“The current government is promising to take a more active approach, which [should] translate into increased spending. For banks that means the return of growth in business credit and a stronger improvement in the bottom line”
—Nemr Kanafani, NBK
“Kuwait’s unresolved political problems—with a crisis that has now been going on for some six years within a system that remains basically unchanged since independence in 1961—have significantly impacted on economic development and the business environment,” says Ulrichsen at the London School of Economics. He and others say the opposition has effectively blocked the government from properly implementing the five-year (2010–2014) development plan under which some $125 billion in 1,100 new projects were envisaged, including much-needed new infrastructure.
“The fact that there is a huge pent-up demand for new roads and new housing projects and also that the money is clearly there intensifies the frustration,” Ulrichsen says.
After its visit in April, the IMF highlighted the lack of diversification and Kuwait’s bloated public sector (the private sector contributes just 7% of GDP, while public-sector wages account for some 80% of oil revenues and the official public-sector retirement age is 55). It warned that although the fiscal stimulus initiated last year had helped recovery, “elements, such as the increase in wages in the state budget for the financial year (2012–2013) raised concern about public finances in the medium term ... and management of public finances in the short term.”
Daniel Kaye, senior economist at NBK Bank, says that although the government has made some improvements to the business environment—including a new companies law and the development of a Capital Markets Authority (CMA) to boost securities market confidence—more aggressive pro-market reforms are still needed in privatization, competition, housing and the labor market.
Post-elections, what is the outlook for Kuwait? Some observers suggest the opposition may have overplayed its hand, particularly as in some regards, the new parliament is more inclusive than before and doesn’t have Islamists determined to block progress. If the authorities can meet some of the opposition’s demands—by, for example, promising more political reform further down the line—and restore a general sense of order and balance to the country, prospects look good, particularly if the new parliament opts to work with rather than block the government.
Michel Accad, CEO of Gulf Bank, the second-largest commercial/retail bank, suggests the priority must be getting the development plan back on track (spending is currently well below target, with just 62% of the planned $18.5 billion spent in year one and a similar amount in year two). He says that if it is properly implemented, it would encourage the non-oil economy and boost long-term growth potential to around 9% a year from the current 5%.
There are, however, lots of other plans, such as transforming Kuwait City into a regional financial hub to take on Dubai and Doha. “Necessary next steps include improving high-tech infrastructure, bedding down the new regulatory environment under the CMA and attracting more foreign investment … There may also be opportunities for Kuwait to cultivate niche areas such as wealth management, private banking or the financing of energy projects,” says NBK’s Kaye.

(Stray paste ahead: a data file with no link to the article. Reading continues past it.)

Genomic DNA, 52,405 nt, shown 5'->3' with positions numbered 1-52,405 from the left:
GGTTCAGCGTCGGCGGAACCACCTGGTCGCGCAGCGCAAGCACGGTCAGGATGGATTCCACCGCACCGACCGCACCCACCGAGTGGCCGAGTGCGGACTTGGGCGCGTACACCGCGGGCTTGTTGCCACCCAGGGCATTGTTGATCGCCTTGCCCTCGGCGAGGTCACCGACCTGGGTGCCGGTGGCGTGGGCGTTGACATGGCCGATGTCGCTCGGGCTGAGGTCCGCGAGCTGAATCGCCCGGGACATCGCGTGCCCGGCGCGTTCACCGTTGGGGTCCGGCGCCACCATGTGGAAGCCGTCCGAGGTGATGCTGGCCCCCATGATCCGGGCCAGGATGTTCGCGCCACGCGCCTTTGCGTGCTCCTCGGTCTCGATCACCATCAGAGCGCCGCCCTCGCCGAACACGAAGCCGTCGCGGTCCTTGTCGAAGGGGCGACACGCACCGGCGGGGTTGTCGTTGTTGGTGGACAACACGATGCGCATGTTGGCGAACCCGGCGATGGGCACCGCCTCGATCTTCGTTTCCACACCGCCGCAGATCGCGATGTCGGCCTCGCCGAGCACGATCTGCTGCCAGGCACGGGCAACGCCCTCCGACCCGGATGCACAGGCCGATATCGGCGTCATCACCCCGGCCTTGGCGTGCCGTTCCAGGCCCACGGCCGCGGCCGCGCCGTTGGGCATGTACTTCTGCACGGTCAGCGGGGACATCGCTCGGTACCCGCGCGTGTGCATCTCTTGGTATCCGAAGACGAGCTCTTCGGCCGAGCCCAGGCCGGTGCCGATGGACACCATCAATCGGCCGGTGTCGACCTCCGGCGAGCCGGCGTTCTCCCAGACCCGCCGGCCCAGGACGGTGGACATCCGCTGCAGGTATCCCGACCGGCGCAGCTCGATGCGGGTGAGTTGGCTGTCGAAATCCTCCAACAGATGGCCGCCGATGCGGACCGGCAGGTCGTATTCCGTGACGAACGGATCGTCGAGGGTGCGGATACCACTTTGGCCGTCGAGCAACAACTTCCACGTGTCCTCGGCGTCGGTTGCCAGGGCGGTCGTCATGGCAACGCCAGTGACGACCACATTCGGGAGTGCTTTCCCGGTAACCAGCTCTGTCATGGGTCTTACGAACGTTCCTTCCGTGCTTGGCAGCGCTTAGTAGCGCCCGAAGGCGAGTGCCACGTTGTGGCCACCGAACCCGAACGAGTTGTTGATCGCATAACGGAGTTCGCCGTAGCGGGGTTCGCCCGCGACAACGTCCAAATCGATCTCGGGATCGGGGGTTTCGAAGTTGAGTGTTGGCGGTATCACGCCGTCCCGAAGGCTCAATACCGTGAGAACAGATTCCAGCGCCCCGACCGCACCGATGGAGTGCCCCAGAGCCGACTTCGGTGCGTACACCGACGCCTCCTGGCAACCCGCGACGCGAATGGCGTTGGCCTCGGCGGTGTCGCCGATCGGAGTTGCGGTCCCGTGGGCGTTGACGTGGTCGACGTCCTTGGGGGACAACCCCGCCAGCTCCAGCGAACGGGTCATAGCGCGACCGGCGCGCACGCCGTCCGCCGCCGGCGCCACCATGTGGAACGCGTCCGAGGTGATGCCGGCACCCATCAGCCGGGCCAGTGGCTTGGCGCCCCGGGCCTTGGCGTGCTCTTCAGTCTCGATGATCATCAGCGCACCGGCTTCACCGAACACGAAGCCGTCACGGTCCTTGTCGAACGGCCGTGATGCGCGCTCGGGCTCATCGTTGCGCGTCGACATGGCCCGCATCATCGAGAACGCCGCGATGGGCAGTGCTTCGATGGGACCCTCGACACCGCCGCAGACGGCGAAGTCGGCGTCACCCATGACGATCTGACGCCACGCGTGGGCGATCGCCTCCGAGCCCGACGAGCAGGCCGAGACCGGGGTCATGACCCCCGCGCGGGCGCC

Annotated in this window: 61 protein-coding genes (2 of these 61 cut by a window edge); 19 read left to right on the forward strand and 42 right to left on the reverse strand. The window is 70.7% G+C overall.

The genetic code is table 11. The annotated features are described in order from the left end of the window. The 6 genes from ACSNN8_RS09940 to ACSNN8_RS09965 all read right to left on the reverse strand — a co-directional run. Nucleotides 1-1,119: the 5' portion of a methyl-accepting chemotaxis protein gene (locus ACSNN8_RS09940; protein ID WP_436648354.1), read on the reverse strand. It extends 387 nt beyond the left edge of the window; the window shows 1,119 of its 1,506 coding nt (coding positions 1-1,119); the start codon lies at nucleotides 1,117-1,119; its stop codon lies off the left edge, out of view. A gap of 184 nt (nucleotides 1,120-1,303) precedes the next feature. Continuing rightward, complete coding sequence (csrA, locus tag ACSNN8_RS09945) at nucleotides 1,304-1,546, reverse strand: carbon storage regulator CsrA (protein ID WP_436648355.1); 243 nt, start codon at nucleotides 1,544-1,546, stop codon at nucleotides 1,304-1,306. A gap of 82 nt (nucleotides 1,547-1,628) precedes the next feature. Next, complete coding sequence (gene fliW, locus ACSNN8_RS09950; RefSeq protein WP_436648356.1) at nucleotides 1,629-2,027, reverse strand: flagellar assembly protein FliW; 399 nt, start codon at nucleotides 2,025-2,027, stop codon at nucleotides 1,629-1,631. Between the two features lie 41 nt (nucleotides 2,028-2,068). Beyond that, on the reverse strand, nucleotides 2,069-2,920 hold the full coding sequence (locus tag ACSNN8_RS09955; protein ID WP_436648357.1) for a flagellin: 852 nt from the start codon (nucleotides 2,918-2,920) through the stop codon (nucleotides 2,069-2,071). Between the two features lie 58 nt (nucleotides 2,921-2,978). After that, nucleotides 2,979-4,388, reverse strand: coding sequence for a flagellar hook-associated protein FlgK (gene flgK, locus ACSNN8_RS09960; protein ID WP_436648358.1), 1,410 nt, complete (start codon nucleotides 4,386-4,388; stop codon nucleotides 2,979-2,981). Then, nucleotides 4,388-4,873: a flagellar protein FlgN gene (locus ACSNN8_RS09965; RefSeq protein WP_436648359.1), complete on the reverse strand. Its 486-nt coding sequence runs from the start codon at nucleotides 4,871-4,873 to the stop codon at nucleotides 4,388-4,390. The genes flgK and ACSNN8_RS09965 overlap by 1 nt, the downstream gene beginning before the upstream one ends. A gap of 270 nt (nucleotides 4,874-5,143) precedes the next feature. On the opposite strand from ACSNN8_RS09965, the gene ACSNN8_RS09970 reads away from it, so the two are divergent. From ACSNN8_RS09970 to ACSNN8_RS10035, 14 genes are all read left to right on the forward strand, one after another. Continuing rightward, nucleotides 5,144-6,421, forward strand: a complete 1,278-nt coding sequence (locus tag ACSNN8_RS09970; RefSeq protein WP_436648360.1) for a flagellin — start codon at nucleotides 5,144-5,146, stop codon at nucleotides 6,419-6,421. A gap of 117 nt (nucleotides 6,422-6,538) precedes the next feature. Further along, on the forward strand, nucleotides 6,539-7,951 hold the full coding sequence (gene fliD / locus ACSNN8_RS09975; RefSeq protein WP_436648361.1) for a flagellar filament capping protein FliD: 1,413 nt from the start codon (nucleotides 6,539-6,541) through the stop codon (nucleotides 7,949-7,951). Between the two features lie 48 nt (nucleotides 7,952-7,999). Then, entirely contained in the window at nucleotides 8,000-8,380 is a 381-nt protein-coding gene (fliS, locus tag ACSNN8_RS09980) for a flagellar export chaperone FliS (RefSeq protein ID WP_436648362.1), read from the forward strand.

“The fact that there is a huge pent-up demand for new roads and new housing projects and also that the money is clearly there intensifies the frustration”
—Kristian Ulrichsen, London School of Economics
Certainly, Kuwait’s banks would be well positioned. Although the sector is in recovery mode from the 2008 downturn—profits during the first nine months have been mostly flat, and average ROE for reporting banks stood at 11% compared with a Gulf Cooperation Council average of 15% and a pre-2008 level of over 20%—things are on the upswing. Nonperforming loans to gross loans have been declining since 2009, when they reached a peak of 10.3%. They stood at 6.6% at the end of 2011, and are expected to fall still further by the end of 2012.
Accad stresses that the capital position of Kuwaiti banks is now very strong, with ratios averaging 17%, well over the minimum requirement of 12%. The growing strength of bank balance sheets, coupled with strong consumer lending and rising confidence, means the sector will be well placed to benefit if the country does finally move forward properly with its development plan.
“The current government is promising to take a more active approach, which [should] translate into increased spending. For banks that means the return of growth in business credit and a stronger improvement in the bottom line,” says Nemr Kanafani, a senior economist at NBK.
For Kuwait, it could mean an end to the political tensions that have stymied development and investment and prevented this country from realizing its true potential. “If the government and parliament could work together, Kuwait can achieve great things,” says Gulf Bank’s Accad.